Democrats: Ex-governor's fundraising violated law

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BRATTLEBORO -- Just two days after Gov. Peter Shumlin's campaign was hit with charges of soliciting contributions from lobbyists during the legislative session, the Vermont Democratic Party has filed a similar complaint against the former Republican governor's alleged campaign finance violations.

Democrats filed a complaint Wednesday with the Attorney General's office against the Jim Douglas for Governor campaign committee for allegedly violating the state lobbying law. The Democratic Party said a Douglas letter from March 2, 2009, was sent directly to at least one registered lobbyist during the legislative session, a violation of Vermont's campaign finance laws.

The reaction from Democrats comes after a letter released Monday from the Vermont Republican Party states the gubernatorial campaign of Peter Shumlin solicited contributions from lobbyists during a legislative session.

Jesse Bragg, executive director of the Democratic Party said it was because of the initial complaint filed by the Republicans they were able to discover the Douglas campaign violation.

"We became aware of this document because of all the conversations about their complaint of the Shumlin campaign. So it's not in response to, but it's certainly because of," he said.

Republicans said it was their understanding the issue was resolved.

State law prohibits lawmakers and executive branch officials from soliciting contributions from lobbyists, firms or their employing companies until after the adjournment in the second year of a legislative biennium. The law is in place to prevent politicians from using the legislative session as a political fundraising tool and to prevent lobbyists from using contributions to influence policy.

Secretary of State Jim Condos told the Reformer earlier this week the charges are oftentimes a result of an inadvertent mistake generally made by volunteers.

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In the party's Wednesday letter to Attorney General William Sorrell, Bragg stated the Douglas campaign solicited a political campaign contribution from a registered lobbyist prior to the General Assembly's final adjournment. In the March 2009 letter, the former Republican governor (elected to four consecutive two-year terms) asked for early support payable to the campaign's P.O. Box in Montpelier.

This violation is a very serious matter when considering the nature of the communication, Bragg said.

"While e-mail lists are of an ‘opt-in' nature by the recipient, the piece attached is direct mail," he said. "The list of recipients was intentionally created by the Douglas campaign in order to solicit contributions. This is a clear violation of the law."

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The claims against Shumlin's campaign, according to Bragg, are frivolous in comparison when considering the Shumlin messages were sent via e-mail and not as a solicitation letter.

But GOP Chairwoman Pat McDonald said this is another missed opportunity to review the state's campaign finance law. The issue has instead become political, she said.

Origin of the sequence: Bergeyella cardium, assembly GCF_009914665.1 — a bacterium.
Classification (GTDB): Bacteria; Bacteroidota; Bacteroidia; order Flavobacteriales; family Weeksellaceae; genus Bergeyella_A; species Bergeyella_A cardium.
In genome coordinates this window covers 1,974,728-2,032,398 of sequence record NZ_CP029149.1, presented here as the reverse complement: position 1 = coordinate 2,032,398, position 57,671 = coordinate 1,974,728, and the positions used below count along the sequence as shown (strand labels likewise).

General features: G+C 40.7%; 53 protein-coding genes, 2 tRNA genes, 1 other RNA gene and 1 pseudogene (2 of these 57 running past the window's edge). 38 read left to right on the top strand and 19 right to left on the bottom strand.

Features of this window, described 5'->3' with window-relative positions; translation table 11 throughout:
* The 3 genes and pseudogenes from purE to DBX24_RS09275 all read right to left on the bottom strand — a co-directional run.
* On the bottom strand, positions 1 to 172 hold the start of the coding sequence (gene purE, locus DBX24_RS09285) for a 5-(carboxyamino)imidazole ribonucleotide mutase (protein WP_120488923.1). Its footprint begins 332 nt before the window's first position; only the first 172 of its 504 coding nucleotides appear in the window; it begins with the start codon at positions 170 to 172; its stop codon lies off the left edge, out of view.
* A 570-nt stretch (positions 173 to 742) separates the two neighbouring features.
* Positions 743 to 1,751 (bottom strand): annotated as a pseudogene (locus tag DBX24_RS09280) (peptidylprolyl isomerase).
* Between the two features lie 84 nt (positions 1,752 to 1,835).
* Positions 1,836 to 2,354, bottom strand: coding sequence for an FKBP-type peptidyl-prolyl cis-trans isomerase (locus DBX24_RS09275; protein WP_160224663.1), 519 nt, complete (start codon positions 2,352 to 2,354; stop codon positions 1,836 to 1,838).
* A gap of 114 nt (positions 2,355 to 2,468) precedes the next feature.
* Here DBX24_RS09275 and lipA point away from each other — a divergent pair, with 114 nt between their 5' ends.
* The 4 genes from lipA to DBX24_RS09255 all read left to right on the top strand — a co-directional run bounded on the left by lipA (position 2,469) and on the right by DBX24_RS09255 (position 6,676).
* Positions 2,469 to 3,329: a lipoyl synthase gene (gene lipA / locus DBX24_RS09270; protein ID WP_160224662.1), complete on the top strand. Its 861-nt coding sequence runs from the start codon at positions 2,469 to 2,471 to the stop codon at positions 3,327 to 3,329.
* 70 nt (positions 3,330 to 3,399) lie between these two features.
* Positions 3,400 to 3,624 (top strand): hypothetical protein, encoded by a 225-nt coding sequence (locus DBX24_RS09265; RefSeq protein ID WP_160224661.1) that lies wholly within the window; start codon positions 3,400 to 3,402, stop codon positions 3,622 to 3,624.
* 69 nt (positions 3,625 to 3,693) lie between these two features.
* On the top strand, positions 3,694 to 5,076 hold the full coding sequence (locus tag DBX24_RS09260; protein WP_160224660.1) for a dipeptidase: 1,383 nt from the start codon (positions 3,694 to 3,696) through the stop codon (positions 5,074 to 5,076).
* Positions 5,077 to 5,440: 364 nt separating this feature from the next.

"I'm disappointed the Democratic Party perhaps didn't read the entire letter I sent to the Attorney General. It asks to look at the current issue [of campaign finance laws] and any violations that have occurred," she added. "Since these issues have occurred over the years, according to the Secretary of State, it seems to me that it is a law and it applies to everyone regardless of party, regardless of the position being held, whether it's in the administration or the Legislature."

The Republican Party released a letter Monday alleging the Shumlin campaign violated a campaign finance law by requesting contributions through e-mails dated April 6 and 18. The GOP called on Shumlin, a first-term Democrat, to apologize to Vermonters and to verify no gubernatorial staffers were involved in the fundraising.

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Democrats said the campaign is reviewing the list of registered lobbyists and will exclude those individuals from future solicitations during the legislative session.

While the party requested a review of the violation, McDonald said they also asked the Attorney General for advice to improve the current campaign finance law to end future misunderstandings with lobbyists or special interest groups.

"That was my intent, to do two things -- take a look at what's happening here with the Shumlin for Governor (campaign) and how that solicitation was handled because there have been some miscommunications or mismessaging with regard to what happened with this solicitation, but also to take that information and do something very positive with it to come up with recommendations so we don't have these constant discussions over the years," McDonald said. "That was our intent and I'm sorry they missed the other point of that letter."

However, Bragg also accused the Republicans of playing politics. He said McDonald was in the Legislature in 2009 and did not speak up at the time about making the Attorney General and Secretary of State aware of the concerns surrounding the law.

Calls to the Attorney General's office were not returned prior to presstime.

The number listed on the Douglas campaign disclosure form leads back to the Republican headquarters. No representative from the former governor's re-election campaign was available for comment, according to the GOP headquarters.

Chris Garofolo can be reached at cgarofolo@reformer.com or 802-254-2311 ext. 275.


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